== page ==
ROMNEY'S RUN "A PROUD SIGN OF PROGRESS AND A CAUSE OF TREPIDATION" FOR MORMONS: In this wide valley where the twin spires of the Mormon temple dominate the landscape and some neighborhoods have a Mormon chapel every few blocks, Mitt Romney's bid for president is both a proud sign of progress and a cause of trepidation. Many Mormons here are rooting for Mr. Romney, a fellow church member whose success in business, Adonis looks and wholesome family tableau seem to them to present the ideal face of Mormonism to the world. Among the Republican front-runners, Mr. Romney, former governor of Massachusetts, recently was the leader in campaign fund-raising; his candidacy is, for many Mormons, a historic moment of arrival... But even for the many Mormons who support Mr. Romney, the moment is fraught with anxiety because his candidacy is bringing intense scrutiny to their church, and could exacerbate longstanding bigotry. New York Times: Romney's Run Has Mormons Wary of Scrutiny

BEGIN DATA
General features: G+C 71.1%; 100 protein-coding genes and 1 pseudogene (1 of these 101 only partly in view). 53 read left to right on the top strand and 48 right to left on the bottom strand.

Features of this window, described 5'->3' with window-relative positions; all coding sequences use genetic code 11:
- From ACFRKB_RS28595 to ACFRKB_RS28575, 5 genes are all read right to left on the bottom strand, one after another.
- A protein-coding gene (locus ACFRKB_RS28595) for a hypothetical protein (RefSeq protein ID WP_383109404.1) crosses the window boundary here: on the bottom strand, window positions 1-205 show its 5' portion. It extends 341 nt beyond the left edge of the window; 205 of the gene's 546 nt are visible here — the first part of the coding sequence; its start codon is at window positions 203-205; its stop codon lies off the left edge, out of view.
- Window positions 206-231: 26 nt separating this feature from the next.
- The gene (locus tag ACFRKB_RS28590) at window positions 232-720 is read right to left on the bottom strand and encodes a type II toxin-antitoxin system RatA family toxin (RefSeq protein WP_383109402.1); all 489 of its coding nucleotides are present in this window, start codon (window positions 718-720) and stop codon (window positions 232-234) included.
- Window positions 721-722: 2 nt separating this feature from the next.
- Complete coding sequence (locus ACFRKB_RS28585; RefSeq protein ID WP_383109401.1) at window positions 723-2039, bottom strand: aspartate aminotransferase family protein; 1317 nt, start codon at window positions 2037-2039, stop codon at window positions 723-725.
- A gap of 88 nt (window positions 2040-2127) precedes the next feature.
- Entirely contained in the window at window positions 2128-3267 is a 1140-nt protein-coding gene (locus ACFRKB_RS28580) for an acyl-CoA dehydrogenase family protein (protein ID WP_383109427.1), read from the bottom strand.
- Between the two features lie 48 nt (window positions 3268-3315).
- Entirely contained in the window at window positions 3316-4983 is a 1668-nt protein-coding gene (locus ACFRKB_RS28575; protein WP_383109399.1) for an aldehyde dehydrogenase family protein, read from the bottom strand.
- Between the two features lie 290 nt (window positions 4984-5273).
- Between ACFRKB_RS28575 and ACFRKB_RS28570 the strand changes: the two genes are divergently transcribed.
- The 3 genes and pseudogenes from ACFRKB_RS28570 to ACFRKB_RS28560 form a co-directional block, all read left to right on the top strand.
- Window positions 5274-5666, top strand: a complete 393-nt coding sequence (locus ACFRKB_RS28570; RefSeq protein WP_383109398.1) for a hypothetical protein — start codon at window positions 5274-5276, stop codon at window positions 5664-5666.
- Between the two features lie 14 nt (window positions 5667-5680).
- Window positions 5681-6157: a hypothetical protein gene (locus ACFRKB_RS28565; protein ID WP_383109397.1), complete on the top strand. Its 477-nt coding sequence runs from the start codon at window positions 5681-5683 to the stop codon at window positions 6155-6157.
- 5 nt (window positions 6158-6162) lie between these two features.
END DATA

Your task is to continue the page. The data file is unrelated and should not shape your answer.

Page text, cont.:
FRED THOMPSON "IN TALKS" ABOUT TAKING PART IN AMES STRAW POLL: The Iowa Republican Party, which raises more than $1 million through its presidential straw poll, could be rescued by former Sen. Fred Thompson (Tenn.), whose entrance into the nonbinding but potentially significant contest would more than replace the money the state GOP appeared to have lost when presidential frontrunners Rudy Giuliani and Sen. John McCain (Ariz.) announced last week that they would not participate. A decision by Thompson to compete in the straw poll would be good news for Iowa's Republican Congressional candidates, who rely on the party's resources and infrastructure every election cycle. Thompson is expected to formally get into the presidential race shortly. A well-placed Iowa Republican political operative said Friday that the Thompson campaign was in talks with state GOP officials about taking part in the straw poll, which is set for Aug. 11 on the campus of Iowa State University in Ames. Roll Call: Thompson May Help Iowa GOP Candidates